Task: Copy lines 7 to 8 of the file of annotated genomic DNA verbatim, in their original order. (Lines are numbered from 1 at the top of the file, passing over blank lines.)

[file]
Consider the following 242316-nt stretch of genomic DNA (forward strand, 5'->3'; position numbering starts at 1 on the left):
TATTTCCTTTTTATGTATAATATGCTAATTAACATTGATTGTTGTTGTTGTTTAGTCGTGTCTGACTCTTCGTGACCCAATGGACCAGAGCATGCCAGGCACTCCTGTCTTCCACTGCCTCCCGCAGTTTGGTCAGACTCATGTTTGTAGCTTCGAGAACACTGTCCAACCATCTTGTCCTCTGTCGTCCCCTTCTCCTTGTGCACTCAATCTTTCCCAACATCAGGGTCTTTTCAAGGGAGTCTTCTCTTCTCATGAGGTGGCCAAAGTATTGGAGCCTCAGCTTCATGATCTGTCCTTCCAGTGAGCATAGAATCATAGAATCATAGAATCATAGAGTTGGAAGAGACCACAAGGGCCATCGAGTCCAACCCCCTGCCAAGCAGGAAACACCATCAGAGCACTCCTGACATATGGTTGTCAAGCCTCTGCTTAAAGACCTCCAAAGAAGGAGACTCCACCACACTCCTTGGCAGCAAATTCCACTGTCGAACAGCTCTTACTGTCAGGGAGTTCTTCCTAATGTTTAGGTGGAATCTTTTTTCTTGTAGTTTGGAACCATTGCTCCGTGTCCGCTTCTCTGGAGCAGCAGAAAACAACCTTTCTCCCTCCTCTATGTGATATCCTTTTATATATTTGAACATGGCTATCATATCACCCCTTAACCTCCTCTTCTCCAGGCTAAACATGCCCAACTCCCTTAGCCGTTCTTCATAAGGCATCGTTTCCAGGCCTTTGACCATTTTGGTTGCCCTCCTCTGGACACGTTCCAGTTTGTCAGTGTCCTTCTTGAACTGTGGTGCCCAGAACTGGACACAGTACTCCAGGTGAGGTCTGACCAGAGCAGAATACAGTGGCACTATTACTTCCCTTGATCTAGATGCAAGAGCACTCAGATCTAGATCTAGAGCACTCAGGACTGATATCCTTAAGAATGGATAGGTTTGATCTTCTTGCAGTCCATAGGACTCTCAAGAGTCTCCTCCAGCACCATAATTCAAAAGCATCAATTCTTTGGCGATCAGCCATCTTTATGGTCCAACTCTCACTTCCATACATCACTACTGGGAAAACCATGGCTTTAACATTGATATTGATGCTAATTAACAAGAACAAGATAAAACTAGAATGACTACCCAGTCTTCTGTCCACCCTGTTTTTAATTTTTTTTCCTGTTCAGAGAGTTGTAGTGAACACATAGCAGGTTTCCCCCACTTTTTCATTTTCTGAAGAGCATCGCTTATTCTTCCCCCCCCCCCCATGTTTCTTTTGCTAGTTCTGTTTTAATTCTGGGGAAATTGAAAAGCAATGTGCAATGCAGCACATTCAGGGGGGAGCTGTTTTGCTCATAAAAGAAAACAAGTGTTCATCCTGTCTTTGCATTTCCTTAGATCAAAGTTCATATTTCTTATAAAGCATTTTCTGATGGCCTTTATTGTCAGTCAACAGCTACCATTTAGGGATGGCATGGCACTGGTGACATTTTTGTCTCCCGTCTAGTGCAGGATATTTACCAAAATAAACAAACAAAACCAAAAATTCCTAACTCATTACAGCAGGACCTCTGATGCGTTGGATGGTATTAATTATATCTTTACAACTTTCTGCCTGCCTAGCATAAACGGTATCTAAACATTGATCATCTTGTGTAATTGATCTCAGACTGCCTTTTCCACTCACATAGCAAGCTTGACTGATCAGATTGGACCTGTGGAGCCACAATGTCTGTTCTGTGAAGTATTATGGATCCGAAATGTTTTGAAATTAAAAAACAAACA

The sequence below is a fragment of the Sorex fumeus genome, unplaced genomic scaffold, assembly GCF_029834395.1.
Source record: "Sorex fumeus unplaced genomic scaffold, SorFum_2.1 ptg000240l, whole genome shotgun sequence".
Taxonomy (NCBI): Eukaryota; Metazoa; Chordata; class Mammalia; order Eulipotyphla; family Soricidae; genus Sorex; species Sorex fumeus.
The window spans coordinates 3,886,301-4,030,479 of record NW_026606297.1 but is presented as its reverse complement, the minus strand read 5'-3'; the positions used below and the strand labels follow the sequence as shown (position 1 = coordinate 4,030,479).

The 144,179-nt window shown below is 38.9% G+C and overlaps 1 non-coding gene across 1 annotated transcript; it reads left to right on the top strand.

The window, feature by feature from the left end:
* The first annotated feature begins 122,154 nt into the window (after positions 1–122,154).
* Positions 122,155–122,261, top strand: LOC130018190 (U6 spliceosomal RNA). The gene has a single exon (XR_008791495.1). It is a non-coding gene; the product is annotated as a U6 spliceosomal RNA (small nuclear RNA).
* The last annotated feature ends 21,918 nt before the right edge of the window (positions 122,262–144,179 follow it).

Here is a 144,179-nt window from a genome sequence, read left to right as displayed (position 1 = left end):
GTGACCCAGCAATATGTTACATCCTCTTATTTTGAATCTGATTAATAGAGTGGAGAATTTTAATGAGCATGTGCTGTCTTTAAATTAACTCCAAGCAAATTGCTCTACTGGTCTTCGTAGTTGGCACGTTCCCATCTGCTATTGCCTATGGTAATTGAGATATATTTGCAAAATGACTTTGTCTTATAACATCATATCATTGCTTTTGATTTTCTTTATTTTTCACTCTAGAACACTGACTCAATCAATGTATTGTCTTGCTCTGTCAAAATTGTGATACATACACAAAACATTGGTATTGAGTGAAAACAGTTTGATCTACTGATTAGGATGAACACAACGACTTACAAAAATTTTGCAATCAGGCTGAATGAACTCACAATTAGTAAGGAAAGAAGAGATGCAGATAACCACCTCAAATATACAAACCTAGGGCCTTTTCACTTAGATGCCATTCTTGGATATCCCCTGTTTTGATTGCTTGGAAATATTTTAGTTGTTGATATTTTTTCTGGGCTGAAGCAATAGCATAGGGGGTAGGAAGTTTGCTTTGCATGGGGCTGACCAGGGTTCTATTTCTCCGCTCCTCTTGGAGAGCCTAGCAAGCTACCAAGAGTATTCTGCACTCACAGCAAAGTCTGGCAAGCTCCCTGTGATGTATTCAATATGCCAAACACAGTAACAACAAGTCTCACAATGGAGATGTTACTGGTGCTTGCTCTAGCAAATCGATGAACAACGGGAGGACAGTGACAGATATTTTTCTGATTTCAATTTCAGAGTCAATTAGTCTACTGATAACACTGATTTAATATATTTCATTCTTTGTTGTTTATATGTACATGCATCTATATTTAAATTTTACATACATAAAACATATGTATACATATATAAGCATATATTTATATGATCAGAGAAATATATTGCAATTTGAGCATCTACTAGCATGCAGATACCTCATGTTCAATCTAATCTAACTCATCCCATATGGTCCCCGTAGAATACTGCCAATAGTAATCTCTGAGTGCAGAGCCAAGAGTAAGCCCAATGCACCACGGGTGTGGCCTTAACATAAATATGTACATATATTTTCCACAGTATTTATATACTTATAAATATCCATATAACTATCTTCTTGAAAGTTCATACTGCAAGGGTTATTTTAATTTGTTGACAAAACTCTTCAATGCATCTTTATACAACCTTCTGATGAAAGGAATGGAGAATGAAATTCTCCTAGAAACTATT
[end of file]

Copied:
The 144,179-nt window shown below is 38.9% G+C and overlaps 1 non-coding gene across 1 annotated transcript; it reads left to right on the top strand.

The window, feature by feature from the left end: